Camargo: My first inspiration was my maternal grandfather, Ralph—born Rafael—Camargo, who worked as an actor all his life. As a Mexican-American, he often had a tough time, but he never stopped working. His mother was in vaudeville, and somehow they made their way from Mexico to Southern California. As I remember the story, they brought him onstage as a kid to sing, "You better stop kicking my dog around." My mother was in theater and then moved to soaps for years and years. So acting was the family business. But my grandfather was the real inspiration for me to try for a career as an actor. Having a male role model who made his living as an actor was very important for me as a young boy.
Juliet, as Mark Rylance's stepdaughter, you were probably a theater brat from an early age yourself?
Rylance: The arrangement between my parents was very unusual. When I was seven and my sister Nataasha was three and a half, my mother and father divorced, and my mother married Mark. Nataasha and I would spend a week at our mother's house and then a week at our father's house. Every Sunday, we would drive to a meeting point, where Nataasha and I would be picked up. But we insisted that everyone have Sunday dinner or at least coffee together, so our parents all realized pretty quickly that they had to get along. My biological father, Chris van Kampen, is an architect, and one of the kindest men I've ever met. He and Mark, whom I call Dad, are great friends. They're talking about buying a boat and sailing around the world together.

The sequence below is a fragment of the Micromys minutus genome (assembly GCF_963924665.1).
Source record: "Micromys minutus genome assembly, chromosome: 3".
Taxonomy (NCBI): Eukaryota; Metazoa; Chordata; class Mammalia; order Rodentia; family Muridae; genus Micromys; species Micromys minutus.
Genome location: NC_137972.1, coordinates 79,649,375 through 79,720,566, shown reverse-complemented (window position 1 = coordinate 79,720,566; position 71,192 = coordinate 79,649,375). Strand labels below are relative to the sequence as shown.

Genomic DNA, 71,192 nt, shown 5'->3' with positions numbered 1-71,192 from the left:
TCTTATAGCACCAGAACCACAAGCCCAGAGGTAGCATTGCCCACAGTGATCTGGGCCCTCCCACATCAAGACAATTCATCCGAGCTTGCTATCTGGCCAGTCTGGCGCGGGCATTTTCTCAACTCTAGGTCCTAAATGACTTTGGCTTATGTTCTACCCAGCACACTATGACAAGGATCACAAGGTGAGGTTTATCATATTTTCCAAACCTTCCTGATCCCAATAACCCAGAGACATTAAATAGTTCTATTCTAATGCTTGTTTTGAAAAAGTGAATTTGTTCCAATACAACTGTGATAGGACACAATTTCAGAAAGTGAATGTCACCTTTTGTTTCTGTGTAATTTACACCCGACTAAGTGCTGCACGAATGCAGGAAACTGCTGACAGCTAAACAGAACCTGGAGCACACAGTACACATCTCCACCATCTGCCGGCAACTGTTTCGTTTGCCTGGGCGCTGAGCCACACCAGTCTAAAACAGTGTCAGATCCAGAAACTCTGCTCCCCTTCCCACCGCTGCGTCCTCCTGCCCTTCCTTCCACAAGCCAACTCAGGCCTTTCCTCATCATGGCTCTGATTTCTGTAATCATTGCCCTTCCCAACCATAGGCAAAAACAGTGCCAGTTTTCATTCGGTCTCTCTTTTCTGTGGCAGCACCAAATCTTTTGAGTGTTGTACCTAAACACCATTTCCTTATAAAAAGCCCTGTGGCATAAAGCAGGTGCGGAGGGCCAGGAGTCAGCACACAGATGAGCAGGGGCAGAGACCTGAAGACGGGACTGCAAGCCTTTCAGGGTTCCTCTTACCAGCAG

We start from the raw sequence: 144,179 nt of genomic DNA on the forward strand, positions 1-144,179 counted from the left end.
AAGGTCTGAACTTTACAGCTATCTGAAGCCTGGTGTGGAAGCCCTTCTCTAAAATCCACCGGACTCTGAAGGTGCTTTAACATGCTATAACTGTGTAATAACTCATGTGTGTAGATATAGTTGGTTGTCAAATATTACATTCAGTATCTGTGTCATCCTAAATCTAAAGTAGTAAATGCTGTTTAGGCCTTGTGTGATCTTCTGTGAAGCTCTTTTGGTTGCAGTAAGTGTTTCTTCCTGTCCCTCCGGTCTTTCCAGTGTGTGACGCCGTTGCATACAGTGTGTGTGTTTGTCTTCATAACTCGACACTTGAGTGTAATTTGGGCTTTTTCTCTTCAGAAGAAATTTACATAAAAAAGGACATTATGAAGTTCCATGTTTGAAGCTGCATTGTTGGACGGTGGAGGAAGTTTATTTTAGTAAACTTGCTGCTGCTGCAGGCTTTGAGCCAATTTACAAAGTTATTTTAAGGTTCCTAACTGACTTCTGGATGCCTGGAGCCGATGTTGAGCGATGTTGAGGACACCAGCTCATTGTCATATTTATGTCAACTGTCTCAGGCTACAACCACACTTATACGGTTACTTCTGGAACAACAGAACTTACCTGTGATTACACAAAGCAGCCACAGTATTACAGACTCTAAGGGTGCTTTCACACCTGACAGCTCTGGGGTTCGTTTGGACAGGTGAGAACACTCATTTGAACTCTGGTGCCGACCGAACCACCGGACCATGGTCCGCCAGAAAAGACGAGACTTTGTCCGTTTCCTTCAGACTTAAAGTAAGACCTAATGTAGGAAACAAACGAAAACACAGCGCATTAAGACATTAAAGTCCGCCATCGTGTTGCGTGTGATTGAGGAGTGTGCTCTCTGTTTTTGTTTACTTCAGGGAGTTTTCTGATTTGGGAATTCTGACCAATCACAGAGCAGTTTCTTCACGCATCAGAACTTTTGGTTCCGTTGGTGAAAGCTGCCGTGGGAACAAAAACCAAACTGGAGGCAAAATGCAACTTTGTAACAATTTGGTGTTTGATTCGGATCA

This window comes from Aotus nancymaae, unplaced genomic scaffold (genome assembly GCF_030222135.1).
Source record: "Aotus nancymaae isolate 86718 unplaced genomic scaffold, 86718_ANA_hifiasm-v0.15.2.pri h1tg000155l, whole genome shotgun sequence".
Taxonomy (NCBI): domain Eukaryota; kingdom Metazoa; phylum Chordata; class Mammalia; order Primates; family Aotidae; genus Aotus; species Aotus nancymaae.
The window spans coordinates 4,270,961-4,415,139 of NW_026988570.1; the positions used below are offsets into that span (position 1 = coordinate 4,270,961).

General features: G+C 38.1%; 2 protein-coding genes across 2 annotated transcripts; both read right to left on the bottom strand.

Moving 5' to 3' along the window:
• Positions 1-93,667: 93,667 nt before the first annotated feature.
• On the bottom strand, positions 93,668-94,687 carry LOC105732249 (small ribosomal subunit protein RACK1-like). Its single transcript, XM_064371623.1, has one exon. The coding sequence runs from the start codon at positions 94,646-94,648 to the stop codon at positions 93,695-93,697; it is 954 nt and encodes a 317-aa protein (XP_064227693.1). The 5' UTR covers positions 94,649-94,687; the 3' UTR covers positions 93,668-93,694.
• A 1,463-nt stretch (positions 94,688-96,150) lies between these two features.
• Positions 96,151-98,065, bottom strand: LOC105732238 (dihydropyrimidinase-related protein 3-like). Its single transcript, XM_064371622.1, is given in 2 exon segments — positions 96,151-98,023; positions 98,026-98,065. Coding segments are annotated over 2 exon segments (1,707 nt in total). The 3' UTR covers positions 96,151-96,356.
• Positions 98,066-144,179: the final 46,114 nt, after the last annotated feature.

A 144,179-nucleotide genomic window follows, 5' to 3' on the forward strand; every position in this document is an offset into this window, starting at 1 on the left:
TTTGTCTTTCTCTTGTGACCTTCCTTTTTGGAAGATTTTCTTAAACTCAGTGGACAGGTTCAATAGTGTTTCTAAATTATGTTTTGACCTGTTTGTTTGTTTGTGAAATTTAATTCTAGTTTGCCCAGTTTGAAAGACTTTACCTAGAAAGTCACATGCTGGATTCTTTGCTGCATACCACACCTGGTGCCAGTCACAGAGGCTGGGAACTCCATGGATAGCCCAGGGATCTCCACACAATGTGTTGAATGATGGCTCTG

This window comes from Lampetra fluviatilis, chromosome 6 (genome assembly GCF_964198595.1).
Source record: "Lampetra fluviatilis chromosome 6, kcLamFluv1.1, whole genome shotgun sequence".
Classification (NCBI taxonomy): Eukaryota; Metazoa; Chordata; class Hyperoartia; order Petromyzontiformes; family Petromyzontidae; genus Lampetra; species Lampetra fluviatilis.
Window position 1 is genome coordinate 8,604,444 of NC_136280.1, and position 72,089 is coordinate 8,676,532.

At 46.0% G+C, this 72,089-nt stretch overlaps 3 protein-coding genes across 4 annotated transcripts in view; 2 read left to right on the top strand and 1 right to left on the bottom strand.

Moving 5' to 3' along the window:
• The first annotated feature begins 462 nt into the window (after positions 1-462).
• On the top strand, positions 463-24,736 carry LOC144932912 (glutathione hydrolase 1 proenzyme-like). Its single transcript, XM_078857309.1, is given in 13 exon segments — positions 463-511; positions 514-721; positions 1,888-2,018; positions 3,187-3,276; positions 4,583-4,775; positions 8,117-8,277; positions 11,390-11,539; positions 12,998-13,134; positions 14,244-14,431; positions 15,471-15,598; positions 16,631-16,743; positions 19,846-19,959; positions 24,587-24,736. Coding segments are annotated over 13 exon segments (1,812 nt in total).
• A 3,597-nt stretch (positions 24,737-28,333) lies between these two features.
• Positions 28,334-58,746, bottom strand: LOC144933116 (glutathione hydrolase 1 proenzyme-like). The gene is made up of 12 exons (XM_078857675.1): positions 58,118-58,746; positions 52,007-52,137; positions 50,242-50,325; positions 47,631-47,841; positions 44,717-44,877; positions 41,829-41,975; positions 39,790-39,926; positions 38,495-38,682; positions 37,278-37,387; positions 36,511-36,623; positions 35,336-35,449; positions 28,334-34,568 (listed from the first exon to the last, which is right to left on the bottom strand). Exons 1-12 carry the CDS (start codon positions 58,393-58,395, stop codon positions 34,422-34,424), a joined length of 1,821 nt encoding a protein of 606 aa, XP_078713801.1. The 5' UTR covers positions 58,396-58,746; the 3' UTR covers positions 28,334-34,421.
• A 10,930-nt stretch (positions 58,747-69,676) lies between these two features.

So it wasn't Mark who named you Juliet?
Rylance: No. And I was named for Tchaikovsky's fantasy-overture Romeo and Juliet, not for the Shakespeare play, though the music is based on that. My mother, Claire van Kampen, is a composer.
What are the highest-profile jobs you've had?
Camargo: Dexter. People still come up to me years later and say, "Are you that… Ice Truck Killer?" But I think my friend John Lithgow has finally upstaged him, playing the Trinity Killer in the most recent season. So maybe I can finally lay the Ice Truck Killer to rest.